Not a placebo, case controlled, age matched, double blind study I know... but it was enough of a retrospective study to make me think twice about my dermatologists advice.

Antibiotics for acne.. jesh, what a joke. In our case, they work for a month, then the acne army gets ****ed off and retaliates. Try another stronger antibiotic, and the same thing happens, acne army comes back with something stronger. Hmm... perhaps this is why I sleep with an M14 by my bed… some sort of transference phenomena, don’t want the bad guy to overwhelm my… okay, I digress. Short term fix for a long term problem (adult acne). Accutane.. yes, that's a gang buster, but certainly reserved for severe cases.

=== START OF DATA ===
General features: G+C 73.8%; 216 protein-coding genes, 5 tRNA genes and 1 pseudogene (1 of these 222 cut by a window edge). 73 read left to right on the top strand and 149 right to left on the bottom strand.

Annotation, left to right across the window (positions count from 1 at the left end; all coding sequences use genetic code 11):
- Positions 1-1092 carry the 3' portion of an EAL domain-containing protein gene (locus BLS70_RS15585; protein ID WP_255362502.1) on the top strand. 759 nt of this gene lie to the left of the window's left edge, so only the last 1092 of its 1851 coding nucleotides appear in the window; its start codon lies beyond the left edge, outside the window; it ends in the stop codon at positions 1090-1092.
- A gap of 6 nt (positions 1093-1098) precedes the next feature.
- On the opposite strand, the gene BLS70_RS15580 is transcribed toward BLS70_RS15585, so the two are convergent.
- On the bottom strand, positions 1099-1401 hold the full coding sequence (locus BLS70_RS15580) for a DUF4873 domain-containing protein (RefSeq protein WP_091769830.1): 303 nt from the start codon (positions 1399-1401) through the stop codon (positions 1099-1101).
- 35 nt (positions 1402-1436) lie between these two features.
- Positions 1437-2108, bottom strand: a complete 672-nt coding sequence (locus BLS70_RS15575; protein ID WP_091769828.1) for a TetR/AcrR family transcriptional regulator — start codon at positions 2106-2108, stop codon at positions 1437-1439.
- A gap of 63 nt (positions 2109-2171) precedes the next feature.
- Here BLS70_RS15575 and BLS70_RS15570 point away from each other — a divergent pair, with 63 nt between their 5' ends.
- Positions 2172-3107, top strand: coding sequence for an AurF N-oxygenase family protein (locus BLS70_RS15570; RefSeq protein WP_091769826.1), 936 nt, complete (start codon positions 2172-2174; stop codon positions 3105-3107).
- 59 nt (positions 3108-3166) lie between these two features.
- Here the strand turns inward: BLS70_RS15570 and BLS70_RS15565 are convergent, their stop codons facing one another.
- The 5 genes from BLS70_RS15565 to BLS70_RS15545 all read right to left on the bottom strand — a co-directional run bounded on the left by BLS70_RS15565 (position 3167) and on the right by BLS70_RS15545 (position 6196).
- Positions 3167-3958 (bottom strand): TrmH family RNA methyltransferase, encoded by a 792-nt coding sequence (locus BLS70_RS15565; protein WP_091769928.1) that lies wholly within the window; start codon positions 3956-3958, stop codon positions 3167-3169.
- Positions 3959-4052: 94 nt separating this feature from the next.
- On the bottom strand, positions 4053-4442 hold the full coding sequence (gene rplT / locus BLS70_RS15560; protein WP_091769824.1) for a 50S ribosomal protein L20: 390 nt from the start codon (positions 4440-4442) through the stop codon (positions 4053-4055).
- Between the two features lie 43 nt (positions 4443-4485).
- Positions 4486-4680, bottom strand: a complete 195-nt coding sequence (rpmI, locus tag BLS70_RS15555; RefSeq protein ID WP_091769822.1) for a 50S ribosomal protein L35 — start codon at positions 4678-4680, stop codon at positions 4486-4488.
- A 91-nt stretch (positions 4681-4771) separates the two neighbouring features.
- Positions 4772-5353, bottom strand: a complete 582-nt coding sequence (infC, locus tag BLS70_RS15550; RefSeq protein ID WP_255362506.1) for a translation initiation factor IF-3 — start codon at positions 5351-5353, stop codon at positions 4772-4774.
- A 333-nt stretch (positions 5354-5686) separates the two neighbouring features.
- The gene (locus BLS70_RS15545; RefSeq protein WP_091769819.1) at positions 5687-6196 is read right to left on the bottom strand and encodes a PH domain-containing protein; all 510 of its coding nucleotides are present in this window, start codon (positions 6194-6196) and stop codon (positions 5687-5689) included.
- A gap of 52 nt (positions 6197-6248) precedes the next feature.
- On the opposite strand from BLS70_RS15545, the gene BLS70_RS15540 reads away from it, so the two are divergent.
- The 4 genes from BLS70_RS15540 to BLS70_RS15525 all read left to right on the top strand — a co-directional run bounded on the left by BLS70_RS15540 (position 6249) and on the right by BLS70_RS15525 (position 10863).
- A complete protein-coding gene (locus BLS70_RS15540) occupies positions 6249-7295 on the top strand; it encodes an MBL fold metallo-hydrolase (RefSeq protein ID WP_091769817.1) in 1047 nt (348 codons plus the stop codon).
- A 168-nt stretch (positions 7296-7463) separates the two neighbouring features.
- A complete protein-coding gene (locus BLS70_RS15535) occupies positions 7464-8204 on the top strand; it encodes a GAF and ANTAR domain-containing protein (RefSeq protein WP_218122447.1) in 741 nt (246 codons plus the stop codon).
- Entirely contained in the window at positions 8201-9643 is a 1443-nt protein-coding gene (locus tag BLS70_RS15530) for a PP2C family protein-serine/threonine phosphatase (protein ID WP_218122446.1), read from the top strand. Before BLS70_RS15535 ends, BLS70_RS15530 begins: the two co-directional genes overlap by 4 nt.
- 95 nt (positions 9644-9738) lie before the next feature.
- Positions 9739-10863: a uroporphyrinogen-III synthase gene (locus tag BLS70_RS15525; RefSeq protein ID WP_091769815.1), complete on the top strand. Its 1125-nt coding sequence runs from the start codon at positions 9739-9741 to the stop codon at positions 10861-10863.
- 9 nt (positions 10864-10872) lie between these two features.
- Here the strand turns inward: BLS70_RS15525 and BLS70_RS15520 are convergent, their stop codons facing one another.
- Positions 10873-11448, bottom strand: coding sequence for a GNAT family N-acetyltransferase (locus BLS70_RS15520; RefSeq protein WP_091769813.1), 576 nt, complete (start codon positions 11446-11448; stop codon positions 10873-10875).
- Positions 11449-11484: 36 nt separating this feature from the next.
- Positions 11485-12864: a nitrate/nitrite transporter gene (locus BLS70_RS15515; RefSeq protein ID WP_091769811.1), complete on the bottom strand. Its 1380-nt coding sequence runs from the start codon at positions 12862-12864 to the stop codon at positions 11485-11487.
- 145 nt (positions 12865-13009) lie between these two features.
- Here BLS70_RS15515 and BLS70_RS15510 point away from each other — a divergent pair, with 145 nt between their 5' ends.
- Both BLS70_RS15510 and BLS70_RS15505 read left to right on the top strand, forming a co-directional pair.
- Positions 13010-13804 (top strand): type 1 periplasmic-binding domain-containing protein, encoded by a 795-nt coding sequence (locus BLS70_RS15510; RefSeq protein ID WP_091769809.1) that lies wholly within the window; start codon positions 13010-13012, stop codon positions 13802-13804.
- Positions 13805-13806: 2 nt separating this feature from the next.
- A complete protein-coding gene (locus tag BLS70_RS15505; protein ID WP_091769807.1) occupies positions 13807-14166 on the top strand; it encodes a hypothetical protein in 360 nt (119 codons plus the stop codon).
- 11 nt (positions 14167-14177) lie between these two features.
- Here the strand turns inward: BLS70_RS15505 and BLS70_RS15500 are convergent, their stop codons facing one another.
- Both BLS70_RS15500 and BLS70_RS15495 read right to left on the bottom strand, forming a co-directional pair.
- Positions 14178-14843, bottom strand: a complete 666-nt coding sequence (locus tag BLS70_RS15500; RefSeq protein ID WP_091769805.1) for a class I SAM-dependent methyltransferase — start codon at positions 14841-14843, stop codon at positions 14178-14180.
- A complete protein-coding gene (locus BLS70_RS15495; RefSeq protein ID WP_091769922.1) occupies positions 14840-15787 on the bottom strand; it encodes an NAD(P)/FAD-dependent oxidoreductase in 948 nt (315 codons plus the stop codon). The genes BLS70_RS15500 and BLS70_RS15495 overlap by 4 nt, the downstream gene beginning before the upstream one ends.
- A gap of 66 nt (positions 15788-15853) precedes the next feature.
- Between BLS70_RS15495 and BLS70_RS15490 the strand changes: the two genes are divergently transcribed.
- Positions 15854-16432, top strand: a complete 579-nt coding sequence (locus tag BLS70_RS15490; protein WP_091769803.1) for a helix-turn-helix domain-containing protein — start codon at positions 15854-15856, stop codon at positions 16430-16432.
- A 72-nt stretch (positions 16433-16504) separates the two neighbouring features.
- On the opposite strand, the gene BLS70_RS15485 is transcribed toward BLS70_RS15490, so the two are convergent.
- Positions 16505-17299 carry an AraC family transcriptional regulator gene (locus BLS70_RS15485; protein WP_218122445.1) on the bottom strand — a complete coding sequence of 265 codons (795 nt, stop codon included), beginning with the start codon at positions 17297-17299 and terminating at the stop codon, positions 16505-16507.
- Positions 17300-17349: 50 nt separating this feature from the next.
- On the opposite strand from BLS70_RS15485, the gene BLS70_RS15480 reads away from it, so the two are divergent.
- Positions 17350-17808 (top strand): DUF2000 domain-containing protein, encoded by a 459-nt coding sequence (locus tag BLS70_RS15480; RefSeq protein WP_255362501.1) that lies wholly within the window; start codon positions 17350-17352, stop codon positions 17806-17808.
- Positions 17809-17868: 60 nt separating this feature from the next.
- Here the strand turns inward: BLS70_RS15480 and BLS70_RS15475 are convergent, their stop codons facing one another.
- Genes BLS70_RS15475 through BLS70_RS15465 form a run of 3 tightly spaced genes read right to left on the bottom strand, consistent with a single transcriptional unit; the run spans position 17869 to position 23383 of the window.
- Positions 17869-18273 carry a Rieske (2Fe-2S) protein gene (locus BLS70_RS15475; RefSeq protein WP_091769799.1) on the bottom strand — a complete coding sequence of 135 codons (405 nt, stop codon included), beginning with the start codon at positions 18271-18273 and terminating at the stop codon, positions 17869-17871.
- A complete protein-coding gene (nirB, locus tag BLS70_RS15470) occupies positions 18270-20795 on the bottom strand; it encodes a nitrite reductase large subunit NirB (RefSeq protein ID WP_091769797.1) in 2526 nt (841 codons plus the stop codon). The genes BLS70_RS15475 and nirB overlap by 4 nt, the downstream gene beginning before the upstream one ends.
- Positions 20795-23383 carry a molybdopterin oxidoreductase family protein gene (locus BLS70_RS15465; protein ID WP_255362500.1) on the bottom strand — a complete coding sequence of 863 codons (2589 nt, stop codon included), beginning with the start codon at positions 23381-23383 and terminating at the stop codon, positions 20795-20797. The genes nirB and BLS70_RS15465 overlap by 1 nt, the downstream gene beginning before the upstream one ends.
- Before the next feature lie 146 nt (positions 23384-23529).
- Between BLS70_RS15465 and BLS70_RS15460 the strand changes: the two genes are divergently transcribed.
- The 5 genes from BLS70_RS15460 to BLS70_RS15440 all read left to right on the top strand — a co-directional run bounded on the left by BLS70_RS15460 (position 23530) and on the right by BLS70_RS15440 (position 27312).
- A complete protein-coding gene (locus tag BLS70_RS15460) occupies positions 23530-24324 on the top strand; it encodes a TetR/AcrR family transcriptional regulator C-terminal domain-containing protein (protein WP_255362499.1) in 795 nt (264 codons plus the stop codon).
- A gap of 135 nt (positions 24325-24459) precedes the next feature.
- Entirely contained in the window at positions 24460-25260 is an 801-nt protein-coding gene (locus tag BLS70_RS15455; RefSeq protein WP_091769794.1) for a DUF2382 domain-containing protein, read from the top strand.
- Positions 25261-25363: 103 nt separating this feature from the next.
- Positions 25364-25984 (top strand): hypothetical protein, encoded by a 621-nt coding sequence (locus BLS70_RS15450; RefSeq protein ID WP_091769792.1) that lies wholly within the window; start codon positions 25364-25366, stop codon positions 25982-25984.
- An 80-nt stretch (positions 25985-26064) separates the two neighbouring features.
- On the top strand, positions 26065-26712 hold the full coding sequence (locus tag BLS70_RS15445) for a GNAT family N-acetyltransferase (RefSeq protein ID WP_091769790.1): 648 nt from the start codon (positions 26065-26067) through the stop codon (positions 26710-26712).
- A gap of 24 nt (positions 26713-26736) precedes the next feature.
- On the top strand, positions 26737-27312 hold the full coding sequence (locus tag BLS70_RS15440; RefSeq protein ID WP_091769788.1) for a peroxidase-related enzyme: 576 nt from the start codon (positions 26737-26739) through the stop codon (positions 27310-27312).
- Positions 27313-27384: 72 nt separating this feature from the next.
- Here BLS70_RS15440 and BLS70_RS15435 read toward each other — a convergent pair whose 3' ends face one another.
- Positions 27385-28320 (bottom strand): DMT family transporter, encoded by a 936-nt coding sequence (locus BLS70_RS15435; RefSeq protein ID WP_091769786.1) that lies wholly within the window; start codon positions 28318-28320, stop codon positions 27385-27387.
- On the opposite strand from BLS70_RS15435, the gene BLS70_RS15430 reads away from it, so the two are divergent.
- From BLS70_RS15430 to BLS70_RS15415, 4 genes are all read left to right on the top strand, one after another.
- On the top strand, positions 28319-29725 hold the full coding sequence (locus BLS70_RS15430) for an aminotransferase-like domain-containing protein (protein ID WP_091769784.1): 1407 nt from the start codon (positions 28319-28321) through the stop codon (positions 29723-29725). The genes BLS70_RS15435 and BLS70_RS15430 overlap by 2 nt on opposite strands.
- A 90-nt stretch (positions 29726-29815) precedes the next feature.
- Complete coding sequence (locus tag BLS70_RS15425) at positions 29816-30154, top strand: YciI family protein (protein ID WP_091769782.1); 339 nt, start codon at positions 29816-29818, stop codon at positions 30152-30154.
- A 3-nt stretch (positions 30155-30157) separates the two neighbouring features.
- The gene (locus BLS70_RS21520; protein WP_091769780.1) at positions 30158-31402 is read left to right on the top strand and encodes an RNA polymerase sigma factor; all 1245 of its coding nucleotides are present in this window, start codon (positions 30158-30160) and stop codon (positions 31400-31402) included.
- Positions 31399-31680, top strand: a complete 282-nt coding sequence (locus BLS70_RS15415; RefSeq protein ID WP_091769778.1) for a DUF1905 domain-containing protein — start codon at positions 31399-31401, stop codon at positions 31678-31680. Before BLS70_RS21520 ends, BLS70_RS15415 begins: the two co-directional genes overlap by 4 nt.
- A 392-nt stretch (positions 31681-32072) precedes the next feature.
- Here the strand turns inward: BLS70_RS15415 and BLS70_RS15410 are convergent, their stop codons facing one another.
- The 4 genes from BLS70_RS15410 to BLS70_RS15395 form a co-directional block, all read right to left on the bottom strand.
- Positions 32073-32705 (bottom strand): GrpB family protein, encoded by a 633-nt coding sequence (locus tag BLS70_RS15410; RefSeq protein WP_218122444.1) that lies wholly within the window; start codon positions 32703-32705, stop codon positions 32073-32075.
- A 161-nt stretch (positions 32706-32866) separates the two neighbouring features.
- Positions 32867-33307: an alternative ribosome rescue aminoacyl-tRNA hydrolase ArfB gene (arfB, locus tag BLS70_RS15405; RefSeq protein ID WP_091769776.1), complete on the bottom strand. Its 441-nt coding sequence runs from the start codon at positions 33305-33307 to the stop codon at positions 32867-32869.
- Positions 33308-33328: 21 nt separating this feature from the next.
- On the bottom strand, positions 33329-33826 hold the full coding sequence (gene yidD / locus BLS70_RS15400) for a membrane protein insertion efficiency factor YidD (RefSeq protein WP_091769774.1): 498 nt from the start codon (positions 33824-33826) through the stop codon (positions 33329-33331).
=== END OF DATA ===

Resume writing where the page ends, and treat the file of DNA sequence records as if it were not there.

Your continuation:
Finally... some old wrinkled grandfather or my college roommate told me, "quit using all that sticky hair gel, exercise and break out a good sweat every day, don't pick your face, don't eat so much pizza, no more soda pop, eat more veggies, wash with a mild soap morning and night, follow with a weak benz. peroxide solution and a thin layer of moisturizer after the benz. peroxide dries." A few months later, I would have kissed that old man.

There are likely acne cases that will not respond to diet, but it certainly can't hurt to try.

Been out of the Crossfit loop for a while. Nice to be back.
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Old 03-10-2006, 01:35 PM   #39
Timothy C Dixon